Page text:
Brussels, 3 December 2013
Commission welcomes EU Member States' adoption of Horizon 2020
The European Commission today welcomed the adoption by EU Member States of Horizon 2020, the next EU research and innovation programme. With a budget of nearly EUR 80 billion euro over seven years, Horizon 2020 is the biggest EU research programme yet, and one of the biggest publicly funded worldwide.
Welcoming the adoption, Máire Geoghegan-Quinn, European Commission for Research, Innovation and Science said: "I very much welcome the decision taken today, but the real work starts now. Over the next seven years, we will use every cent of Horizon 2020's budget to build a stronger, more innovative Europe - one that will be more competitive and improve the quality of life for everyone. We will launch the first calls for funding under Horizon 2020 next week on December 11. These calls will be a huge opportunity for scientists and businesses across the EU and beyond and are not to be missed."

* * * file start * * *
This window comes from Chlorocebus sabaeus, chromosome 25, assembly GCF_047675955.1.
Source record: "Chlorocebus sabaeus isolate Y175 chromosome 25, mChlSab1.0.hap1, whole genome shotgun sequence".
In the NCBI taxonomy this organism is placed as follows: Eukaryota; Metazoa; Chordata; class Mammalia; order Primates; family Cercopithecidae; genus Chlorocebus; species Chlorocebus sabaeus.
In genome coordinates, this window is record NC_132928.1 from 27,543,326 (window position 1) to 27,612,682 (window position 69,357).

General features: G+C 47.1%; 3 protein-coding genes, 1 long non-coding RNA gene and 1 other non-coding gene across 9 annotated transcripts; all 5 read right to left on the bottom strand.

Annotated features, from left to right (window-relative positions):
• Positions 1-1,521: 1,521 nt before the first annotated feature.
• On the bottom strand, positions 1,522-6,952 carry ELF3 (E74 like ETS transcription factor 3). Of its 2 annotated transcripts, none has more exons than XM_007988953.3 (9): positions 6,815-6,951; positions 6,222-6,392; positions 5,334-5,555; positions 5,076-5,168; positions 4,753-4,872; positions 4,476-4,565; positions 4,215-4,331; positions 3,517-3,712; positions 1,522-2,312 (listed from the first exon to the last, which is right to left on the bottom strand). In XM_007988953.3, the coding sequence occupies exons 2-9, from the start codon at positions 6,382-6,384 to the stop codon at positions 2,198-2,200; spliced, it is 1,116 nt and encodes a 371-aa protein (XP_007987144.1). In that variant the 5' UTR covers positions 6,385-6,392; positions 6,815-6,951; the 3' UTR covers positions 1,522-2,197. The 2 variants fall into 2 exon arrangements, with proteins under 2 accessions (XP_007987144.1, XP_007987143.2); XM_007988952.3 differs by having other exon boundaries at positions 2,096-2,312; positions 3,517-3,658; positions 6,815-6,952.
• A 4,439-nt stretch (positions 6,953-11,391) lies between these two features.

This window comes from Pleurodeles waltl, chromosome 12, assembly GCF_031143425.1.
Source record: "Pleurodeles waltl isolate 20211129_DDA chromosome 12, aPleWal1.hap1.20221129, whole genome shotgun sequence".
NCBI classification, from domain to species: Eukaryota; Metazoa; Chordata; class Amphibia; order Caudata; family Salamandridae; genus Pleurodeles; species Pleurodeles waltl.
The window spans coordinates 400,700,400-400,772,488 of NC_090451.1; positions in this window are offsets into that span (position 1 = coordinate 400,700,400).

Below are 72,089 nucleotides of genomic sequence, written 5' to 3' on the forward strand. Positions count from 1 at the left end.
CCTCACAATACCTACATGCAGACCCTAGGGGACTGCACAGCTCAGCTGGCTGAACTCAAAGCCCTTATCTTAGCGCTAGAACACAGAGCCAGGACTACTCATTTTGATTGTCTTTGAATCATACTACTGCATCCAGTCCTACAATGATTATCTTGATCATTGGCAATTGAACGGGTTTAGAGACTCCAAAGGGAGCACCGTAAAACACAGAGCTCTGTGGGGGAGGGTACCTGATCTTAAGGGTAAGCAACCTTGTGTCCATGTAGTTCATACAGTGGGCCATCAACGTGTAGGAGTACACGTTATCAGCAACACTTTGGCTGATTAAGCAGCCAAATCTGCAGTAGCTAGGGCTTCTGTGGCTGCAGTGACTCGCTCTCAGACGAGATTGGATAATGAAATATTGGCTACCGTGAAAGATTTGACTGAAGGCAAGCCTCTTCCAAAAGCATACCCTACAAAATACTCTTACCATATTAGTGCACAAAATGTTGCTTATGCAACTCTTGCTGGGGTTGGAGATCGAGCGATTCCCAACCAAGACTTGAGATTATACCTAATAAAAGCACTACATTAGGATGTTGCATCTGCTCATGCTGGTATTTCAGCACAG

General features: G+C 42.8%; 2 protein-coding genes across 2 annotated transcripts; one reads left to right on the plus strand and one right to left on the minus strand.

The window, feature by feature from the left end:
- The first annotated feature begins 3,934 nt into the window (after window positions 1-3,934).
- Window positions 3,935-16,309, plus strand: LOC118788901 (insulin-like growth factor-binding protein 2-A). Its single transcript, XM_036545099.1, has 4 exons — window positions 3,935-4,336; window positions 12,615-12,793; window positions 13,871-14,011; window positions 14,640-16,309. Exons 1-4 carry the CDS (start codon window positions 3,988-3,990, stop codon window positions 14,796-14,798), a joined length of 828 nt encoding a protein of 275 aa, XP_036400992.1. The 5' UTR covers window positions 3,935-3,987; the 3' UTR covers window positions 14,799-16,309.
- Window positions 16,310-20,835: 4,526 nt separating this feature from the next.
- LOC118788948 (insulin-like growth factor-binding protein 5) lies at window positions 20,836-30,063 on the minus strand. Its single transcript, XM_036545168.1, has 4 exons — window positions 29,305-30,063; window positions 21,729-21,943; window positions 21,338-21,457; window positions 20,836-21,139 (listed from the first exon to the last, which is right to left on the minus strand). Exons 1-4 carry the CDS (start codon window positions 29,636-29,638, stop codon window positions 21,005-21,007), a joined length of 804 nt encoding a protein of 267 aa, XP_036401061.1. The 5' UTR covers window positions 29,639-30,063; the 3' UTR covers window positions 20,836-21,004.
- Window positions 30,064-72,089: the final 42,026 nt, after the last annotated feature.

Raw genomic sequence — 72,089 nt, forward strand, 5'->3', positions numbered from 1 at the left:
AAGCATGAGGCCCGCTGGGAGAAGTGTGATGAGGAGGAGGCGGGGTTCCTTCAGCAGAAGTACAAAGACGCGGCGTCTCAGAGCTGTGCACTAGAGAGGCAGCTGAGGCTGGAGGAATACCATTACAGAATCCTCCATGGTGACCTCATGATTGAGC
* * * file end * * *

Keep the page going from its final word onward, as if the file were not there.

The Marie Skłodowska-Curie Actions (MSCA), which provide grants for research fellowships, and the European Institute of Innovation and Technology (EIT) will both receive more money under the new EU Horizon 2020 budget.
The MSCA and EIT come under the responsibility of Androulla Vassiliou, European Commissioner for Education, Culture, Multilingualism and Youth, who stated: "I am delighted that the Council has agreed to significantly increase the budget for the European Institute of Innovation and Technology and the Marie Skłodowska-Curie Actions, which support multi-national partnerships that bring research together with business and innovation. They provide the innovative higher education that the labour market demands and will strengthen Europe's human capital for innovation, which is fundamental to our economic recovery."
Horizon 2020 is a totally new type of research programme for the EU that has been designed to deliver results that make a difference to people's lives. Built on three pillars - Excellent Science, Industrial Leadership and Societal Challenges - it will fund all types of activities, from frontier science to close-to-market innovation.
The programme for the first time brings all EU-level funding for research and innovation under one roof, provides a single set of rules and will radically slash red tape. The overarching goal is a more coherent, simpler programme that will make it easier to participate, especially for smaller research organisations and small businesses.